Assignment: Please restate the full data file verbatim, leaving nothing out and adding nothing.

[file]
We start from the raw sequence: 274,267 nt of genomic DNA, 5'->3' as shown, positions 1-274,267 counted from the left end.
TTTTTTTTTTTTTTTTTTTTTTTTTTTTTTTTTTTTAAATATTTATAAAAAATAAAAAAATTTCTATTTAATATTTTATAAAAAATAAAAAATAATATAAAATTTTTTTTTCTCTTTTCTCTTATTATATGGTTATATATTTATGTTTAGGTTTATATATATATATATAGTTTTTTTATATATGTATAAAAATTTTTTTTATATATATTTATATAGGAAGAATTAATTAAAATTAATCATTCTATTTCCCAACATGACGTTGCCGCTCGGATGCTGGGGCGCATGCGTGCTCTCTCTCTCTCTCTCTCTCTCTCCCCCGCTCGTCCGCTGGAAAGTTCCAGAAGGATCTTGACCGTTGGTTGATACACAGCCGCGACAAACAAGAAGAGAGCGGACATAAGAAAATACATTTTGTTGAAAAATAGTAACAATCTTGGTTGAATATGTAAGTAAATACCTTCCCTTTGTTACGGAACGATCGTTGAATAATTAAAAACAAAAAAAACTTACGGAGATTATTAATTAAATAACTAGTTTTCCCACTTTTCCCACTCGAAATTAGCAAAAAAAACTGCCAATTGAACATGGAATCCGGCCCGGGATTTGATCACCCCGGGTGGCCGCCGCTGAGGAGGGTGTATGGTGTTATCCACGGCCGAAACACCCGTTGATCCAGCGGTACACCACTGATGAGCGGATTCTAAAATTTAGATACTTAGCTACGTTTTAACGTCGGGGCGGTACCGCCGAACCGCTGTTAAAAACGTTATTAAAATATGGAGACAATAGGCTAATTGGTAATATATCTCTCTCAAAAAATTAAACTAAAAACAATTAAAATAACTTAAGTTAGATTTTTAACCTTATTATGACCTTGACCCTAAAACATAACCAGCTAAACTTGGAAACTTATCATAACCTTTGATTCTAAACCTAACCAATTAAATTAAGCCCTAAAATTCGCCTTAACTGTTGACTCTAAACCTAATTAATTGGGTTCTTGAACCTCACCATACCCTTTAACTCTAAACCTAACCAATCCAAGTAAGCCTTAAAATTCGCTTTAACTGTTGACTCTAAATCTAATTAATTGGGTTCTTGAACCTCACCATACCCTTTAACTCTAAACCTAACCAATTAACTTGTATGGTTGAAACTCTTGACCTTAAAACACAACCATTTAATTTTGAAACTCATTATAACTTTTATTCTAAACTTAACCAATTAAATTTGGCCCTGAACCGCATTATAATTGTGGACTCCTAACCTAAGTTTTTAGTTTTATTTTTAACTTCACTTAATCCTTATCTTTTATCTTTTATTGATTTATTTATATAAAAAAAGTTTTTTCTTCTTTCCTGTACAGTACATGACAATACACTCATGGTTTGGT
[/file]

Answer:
We start from the raw sequence: 274,267 nt of genomic DNA, 5'->3' as shown, positions 1-274,267 counted from the left end.
TTTTTTTTTTTTTTTTTTTTTTTTTTTTTTTTTTTTAAATATTTATAAAAAATAAAAAAATTTCTATTTAATATTTTATAAAAAATAAAAAATAATATAAAATTTTTTTTTCTCTTTTCTCTTATTATATGGTTATATATTTATGTTTAGGTTTATATATATATATATAGTTTTTTTATATATGTATAAAAATTTTTTTTATATATATTTATATAGGAAGAATTAATTAAAATTAATCATTCTATTTCCCAACATGACGTTGCCGCTCGGATGCTGGGGCGCATGCGTGCTCTCTCTCTCTCTCTCTCTCTCTCCCCCGCTCGTCCGCTGGAAAGTTCCAGAAGGATCTTGACCGTTGGTTGATACACAGCCGCGACAAACAAGAAGAGAGCGGACATAAGAAAATACATTTTGTTGAAAAATAGTAACAATCTTGGTTGAATATGTAAGTAAATACCTTCCCTTTGTTACGGAACGATCGTTGAATAATTAAAAACAAAAAAAACTTACGGAGATTATTAATTAAATAACTAGTTTTCCCACTTTTCCCACTCGAAATTAGCAAAAAAAACTGCCAATTGAACATGGAATCCGGCCCGGGATTTGATCACCCCGGGTGGCCGCCGCTGAGGAGGGTGTATGGTGTTATCCACGGCCGAAACACCCGTTGATCCAGCGGTACACCACTGATGAGCGGATTCTAAAATTTAGATACTTAGCTACGTTTTAACGTCGGGGCGGTACCGCCGAACCGCTGTTAAAAACGTTATTAAAATATGGAGACAATAGGCTAATTGGTAATATATCTCTCTCAAAAAATTAAACTAAAAACAATTAAAATAACTTAAGTTAGATTTTTAACCTTATTATGACCTTGACCCTAAAACATAACCAGCTAAACTTGGAAACTTATCATAACCTTTGATTCTAAACCTAACCAATTAAATTAAGCCCTAAAATTCGCCTTAACTGTTGACTCTAAACCTAATTAATTGGGTTCTTGAACCTCACCATACCCTTTAACTCTAAACCTAACCAATCCAAGTAAGCCTTAAAATTCGCTTTAACTGTTGACTCTAAATCTAATTAATTGGGTTCTTGAACCTCACCATACCCTTTAACTCTAAACCTAACCAATTAACTTGTATGGTTGAAACTCTTGACCTTAAAACACAACCATTTAATTTTGAAACTCATTATAACTTTTATTCTAAACTTAACCAATTAAATTTGGCCCTGAACCGCATTATAATTGTGGACTCCTAACCTAAGTTTTTAGTTTTATTTTTAACTTCACTTAATCCTTATCTTTTATCTTTTATTGATTTATTTATATAAAAAAAGTTTTTTCTTCTTTCCTGTACAGTACATGACAATACACTCATGGTTTGGT